Some thoughts from someone who answers alarms for a living- my opinion is that the best way to reduce police response to false alarms is to have a private security firm responsible for responding to alarms with armed security officers who are trained both in how alarm systems work, and in armed apprehension. The idea being that a> if the alarm is false (and they usually are), the S/O can identify the cause of the false alarm. b> if there are trespassers on the site, the S/O can warn them off and c> if a felony is being committed on the site the S/O is trained and equipped to make a legal apprehension. The same works for fire alarms.

                    Like pre-emergency services: we show up to determine whether or not real emergency services need to be contacted. We can make their jobs allot easier by taking the first steps in getting the emergency under control while emergency services are on their way. That can mean evacuating a building, performing first aid, apprehending a felon: at the very least identifying exactly what the problem is so that when the big dogs arrive they know exactly what they are dealing with. Allot of this can come directly from being trained in how to read different kinds of annunciator panels.

                    In other words, false alarms can be entirely eliminated by employing an alarm response company. Some alarm companies come with their own response service. Others will call an alarm response service contracting with the client(s), to check out the alarm instead of calling emergency services.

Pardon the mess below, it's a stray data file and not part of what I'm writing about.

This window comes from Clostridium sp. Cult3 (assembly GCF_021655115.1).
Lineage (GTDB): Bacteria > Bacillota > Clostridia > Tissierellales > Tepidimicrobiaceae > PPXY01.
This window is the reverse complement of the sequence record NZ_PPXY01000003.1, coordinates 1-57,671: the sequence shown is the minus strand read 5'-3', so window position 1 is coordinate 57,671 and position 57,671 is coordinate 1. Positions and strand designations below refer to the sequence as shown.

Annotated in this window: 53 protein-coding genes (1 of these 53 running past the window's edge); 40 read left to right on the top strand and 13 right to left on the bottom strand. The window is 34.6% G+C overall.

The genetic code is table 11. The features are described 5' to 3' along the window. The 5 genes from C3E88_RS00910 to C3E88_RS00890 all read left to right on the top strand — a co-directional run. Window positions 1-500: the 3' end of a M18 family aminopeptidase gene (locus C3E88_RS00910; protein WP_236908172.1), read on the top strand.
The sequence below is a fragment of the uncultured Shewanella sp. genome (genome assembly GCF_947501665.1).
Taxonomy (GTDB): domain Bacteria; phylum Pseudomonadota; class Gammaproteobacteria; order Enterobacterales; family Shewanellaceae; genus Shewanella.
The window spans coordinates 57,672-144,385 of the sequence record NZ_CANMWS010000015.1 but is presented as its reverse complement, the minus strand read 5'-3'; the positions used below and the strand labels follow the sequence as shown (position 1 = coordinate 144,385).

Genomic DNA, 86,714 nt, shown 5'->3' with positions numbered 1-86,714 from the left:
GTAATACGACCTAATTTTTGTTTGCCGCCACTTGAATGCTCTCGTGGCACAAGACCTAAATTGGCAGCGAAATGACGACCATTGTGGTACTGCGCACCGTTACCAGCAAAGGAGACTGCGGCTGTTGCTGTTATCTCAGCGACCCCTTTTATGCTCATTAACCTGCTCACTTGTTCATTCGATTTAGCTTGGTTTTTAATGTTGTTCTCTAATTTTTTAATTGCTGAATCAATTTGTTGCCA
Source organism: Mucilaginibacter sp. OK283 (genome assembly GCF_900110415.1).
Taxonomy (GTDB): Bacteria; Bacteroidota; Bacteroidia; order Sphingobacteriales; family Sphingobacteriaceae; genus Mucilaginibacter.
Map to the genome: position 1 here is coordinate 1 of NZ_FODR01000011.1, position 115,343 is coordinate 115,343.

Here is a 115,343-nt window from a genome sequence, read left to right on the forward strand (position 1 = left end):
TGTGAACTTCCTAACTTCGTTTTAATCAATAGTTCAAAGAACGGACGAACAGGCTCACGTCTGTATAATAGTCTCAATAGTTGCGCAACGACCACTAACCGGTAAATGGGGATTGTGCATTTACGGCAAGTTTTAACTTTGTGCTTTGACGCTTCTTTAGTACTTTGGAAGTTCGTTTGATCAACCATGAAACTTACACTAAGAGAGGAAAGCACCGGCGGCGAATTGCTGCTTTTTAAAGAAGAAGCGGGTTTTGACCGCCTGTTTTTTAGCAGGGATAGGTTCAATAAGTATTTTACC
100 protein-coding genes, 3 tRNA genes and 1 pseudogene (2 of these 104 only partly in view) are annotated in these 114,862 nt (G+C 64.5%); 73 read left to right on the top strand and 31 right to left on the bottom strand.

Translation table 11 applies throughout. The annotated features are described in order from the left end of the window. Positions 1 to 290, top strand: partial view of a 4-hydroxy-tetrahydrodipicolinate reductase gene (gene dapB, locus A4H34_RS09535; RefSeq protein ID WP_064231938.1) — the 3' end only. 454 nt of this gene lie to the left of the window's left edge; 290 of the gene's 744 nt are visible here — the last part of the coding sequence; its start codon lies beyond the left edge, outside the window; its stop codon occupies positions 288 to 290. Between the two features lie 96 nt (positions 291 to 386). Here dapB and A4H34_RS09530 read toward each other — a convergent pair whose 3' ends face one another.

This kind of service is just a good idea. And it also puts food on my table
                    formerly C&A

                    Comment


                    • #11
                      Originally posted by cocknaces View Post
                      Some thoughts from someone who answers alarms for a living- my opinion is that the best way to reduce police response to false alarms is to have a private security firm responsible for responding to alarms with armed security officers who are trained both in how alarm systems work, and in armed apprehension. The idea being that a> if the alarm is false (and they usually are), the S/O can identify the cause of the false alarm. b> if there are trespassers on the site, the S/O can warn them off and c> if a felony is being committed on the site the S/O is trained and equipped to make a legal apprehension. The same works for fire alarms.